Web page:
Massachusetts Medical Society: Aiming High, Higher, Highest: Resident Physician Heads into Space

Aiming High, Higher, Highest: Resident Physician Heads into Space

Medical practice can lead to any number of unexpected places and situations, but it’s rare that those include space. For a resident physician recruited to NASA’s newest class of prospective astronauts, space is the latest shake-up in a nonconformist life marked by extraordinary achievements.

Jonny Kim, M.D., and prospective astronaut, at the Charles Hayden Planetarium, Boston

Jonny Kim, M.D., and prospective astronaut, at the Charles Hayden Planetarium, Boston. Photo by Josh Rosenfeld

Jonny Kim, M.D., is currently beginning his two-year astronaut training at the Johnson Space Center in Houston. He is among 12 astronaut candidates selected this year by NASA from 18,300 applicants. Dr. Kim’s story starts in Los Angeles. After high school, he enlisted in the Navy, and as a SEAL during the Iraq War took part in more than 100 combat operations. His honors include a Silver Star, a Bronze Star with Combat “V”, and the 2006 Special Operations Medical Association Naval Special Warfare Medic of the Year. Subsequently, Kim returned to school, picking up degrees in mathematics (University of San Diego, summa cum laude) and medicine (Harvard Medical School). Until last month, Dr. Kim was a resident in emergency medicine at Massachusetts General Hospital and Brigham and Women’s Hospital. Vital Signs caught up with him in June.

What makes a doctor go to space?

I’ve always had this intrinsic desire to make a positive contribution to this world and positively affect people’s lives on a large scale, and doing that in medicine was a passionate endeavor. My interest in space is related to that. I believe in pushing that frontier into the unknown and exploring where no humans have gone before. Crossing those barriers and hurdles, with technology that hasn’t yet been invented, benefits everyone. But what’s most important for me is the opportunity to inspire our children to dream big, to want to invent and innovate. It’s about building a better future for everyone.

Why did you go into medicine following your Navy service?

Being a doctor was not particularly my dream as a kid. In Iraq I was supporting missions, primarily as a special operator, and if anyone was injured in my team or coalition, or even the enemy, it was my responsibility to provide medical care. As a combat medic, I trained pretty extensively in first-line trauma care. I credit the phenomenal surgeons and doctors saving lives in that very stressful environment. The compassion you’re able to give on a battlefield is what inspired me to want to seek a profession that helps other people full-time.

What will you learn in astronaut school?

The first two years I’m going to be learning Russian, how to pilot an aircraft, how to do spacewalks, and various aspects of the International Space Station. When that training is complete and you’re waiting for an assignment, astronauts are supporting active missions, as well as participating in research opportunities around the globe.

You’re doing an amazing job checking off items on your bucket list. Are you concerned that you’ll run out of things to do by, say, 50?

I’ve always followed my passion and my heart. I certainly did not prescribe these events in my life and have it all figured out. I’ve been blessed to have a calling in these various fields and I’m very excited about life and the unknown in science. I’m pretty optimistic that I won’t run out of exciting and fun things to do.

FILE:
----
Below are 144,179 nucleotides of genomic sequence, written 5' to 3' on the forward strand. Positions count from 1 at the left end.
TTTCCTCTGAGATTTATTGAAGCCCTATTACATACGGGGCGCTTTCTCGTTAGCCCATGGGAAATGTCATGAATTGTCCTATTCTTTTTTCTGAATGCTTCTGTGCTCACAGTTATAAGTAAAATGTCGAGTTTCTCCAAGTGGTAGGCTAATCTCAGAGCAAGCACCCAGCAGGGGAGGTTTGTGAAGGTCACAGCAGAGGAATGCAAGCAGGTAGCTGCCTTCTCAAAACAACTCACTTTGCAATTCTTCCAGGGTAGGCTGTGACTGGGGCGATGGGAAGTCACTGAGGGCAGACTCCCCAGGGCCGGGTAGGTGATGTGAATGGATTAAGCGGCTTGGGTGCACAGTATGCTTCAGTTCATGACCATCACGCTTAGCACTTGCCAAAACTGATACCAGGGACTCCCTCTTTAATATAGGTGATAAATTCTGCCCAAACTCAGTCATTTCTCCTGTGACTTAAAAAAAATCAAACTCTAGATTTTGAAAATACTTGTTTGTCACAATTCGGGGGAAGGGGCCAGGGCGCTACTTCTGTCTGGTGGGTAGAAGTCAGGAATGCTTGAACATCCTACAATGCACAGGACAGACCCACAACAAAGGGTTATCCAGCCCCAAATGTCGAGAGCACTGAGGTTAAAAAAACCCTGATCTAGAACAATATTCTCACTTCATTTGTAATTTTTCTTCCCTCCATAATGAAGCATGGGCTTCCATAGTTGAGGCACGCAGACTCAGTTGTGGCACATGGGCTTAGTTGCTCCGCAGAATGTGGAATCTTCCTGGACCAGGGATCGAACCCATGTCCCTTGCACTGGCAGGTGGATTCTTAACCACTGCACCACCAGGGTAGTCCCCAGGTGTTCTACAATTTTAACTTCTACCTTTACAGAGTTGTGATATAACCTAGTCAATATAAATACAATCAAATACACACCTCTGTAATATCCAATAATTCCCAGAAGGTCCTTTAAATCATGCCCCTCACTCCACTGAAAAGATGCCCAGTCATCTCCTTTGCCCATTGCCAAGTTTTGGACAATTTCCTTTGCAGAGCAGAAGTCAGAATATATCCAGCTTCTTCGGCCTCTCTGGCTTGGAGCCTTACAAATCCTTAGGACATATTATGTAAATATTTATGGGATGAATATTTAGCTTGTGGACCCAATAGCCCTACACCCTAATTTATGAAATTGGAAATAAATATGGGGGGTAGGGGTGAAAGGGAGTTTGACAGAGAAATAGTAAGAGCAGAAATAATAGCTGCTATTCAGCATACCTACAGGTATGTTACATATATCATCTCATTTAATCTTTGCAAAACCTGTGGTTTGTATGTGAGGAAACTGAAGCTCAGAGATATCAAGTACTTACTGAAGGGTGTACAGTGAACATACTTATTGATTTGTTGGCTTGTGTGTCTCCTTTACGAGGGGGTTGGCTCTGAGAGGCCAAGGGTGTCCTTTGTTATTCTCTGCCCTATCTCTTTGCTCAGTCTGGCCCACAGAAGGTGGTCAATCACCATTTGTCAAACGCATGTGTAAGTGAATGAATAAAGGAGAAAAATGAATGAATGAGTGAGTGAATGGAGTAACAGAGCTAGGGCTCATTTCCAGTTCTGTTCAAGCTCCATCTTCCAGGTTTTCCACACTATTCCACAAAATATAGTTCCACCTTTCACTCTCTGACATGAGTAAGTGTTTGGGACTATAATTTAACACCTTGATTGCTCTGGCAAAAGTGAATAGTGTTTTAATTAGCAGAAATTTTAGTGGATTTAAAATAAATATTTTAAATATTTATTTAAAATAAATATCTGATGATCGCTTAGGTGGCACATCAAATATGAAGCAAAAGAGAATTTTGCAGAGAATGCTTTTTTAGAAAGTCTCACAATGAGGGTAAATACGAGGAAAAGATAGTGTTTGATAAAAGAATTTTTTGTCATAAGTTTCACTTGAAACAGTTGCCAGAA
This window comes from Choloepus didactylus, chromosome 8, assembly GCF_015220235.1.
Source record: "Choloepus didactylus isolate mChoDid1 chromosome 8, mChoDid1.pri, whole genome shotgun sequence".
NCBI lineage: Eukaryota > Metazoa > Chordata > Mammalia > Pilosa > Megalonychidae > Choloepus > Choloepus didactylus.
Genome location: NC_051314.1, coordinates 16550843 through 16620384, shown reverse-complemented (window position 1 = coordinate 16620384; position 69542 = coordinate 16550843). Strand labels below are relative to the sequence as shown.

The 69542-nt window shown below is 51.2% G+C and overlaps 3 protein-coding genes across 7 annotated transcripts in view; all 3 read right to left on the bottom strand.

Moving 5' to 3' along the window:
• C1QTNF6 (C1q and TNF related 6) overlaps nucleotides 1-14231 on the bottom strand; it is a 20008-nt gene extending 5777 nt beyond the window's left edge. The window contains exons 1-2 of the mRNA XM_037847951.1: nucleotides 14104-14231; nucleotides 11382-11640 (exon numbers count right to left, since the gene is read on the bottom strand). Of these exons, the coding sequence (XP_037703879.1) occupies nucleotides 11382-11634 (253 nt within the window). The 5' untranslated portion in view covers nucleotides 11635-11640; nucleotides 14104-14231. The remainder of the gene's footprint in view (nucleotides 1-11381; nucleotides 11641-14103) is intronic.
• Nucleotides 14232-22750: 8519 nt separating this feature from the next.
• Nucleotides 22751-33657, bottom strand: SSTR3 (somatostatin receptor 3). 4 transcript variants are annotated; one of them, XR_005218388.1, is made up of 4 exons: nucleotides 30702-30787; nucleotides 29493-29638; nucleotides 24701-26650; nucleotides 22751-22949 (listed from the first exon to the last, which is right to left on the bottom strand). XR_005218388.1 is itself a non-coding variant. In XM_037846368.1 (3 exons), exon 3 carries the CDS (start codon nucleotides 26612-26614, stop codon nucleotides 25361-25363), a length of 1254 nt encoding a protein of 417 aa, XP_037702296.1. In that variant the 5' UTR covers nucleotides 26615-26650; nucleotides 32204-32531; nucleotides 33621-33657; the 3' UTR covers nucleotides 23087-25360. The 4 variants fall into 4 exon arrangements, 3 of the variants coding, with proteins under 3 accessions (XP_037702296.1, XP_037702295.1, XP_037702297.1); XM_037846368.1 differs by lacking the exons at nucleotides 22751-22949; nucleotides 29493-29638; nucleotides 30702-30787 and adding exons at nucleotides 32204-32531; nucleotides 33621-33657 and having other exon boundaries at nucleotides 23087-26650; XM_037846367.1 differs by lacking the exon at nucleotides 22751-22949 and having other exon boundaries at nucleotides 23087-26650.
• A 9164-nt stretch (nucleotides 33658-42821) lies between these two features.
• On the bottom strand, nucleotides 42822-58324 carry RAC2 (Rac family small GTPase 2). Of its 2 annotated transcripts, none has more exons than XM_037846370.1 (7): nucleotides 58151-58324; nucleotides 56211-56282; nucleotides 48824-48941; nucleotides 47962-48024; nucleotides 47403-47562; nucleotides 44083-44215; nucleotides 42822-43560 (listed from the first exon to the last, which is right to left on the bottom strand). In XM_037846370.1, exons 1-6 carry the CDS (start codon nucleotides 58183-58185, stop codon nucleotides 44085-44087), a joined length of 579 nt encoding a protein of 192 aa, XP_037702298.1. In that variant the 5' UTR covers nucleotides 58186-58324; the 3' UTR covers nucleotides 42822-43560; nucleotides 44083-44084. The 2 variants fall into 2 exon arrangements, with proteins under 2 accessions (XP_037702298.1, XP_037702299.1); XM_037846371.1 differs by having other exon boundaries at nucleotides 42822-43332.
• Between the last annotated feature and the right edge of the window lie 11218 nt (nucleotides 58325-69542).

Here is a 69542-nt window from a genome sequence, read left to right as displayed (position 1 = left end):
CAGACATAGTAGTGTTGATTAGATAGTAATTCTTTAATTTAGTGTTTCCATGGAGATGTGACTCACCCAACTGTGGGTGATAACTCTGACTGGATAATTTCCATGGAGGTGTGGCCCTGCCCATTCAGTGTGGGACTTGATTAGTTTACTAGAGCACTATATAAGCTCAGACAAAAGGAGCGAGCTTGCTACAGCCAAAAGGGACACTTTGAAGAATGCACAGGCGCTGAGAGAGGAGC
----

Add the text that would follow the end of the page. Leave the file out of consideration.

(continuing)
If you could choose your space mission, where would you go?

My favorite planet is certainly Earth, and I would be happy going anywhere in space. If I had to choose, a mission to Mars is very exciting to me, the next frontier. Seeking the solutions for that journey will yield a lot of technological benefits to humanity. One of the biggest challenges is the effects on human physiology of a long-duration space mission.

From your vantage point of almost-in-space, what would you say to your younger self?

I did not dream of being an astronaut as a kid. I didn’t have many dreams growing up. Childhood was kind of rough for me. But I would tell my younger self to embrace failure and the lessons you can learn, follow your dreams, maintain that curiosity in the sciences and the unknown, love yourself and love the people around you, and enjoy the ride and the adventure. And never give up.

Which is the better movie: The Martian or Interstellar?

I’m a bigger fan of The Martian. It’s a classic underdog story of someone who perseveres against all odds, embraces failure, and learns from the mistakes they’ve made. That certainly strikes a strong chord with me.

Share on Facebook

New: Advertise With MMS

Increase your brand awareness and visibility to physicians and the general public through advertising space on the MMS website and several MMS email newsletters.

Read More »

Subscribe to e-Newsletters

Stay on the cutting edge of medicine by subscribing to free MMS e-newsletters. Choose from up to ten subject areas including physician and patient advocacy, public health, CME, daily health care news, and more. 

Sign Up »

NEJM Resident 360  Ad


Copyright © 2018. Massachusetts Medical Society, 860 Winter Street, Waltham Woods Corporate Center, Waltham, MA 02451-1411

(781) 893-4610 | (781) 893-3800 | Member Information Hotline: (800) 322-2303 x7311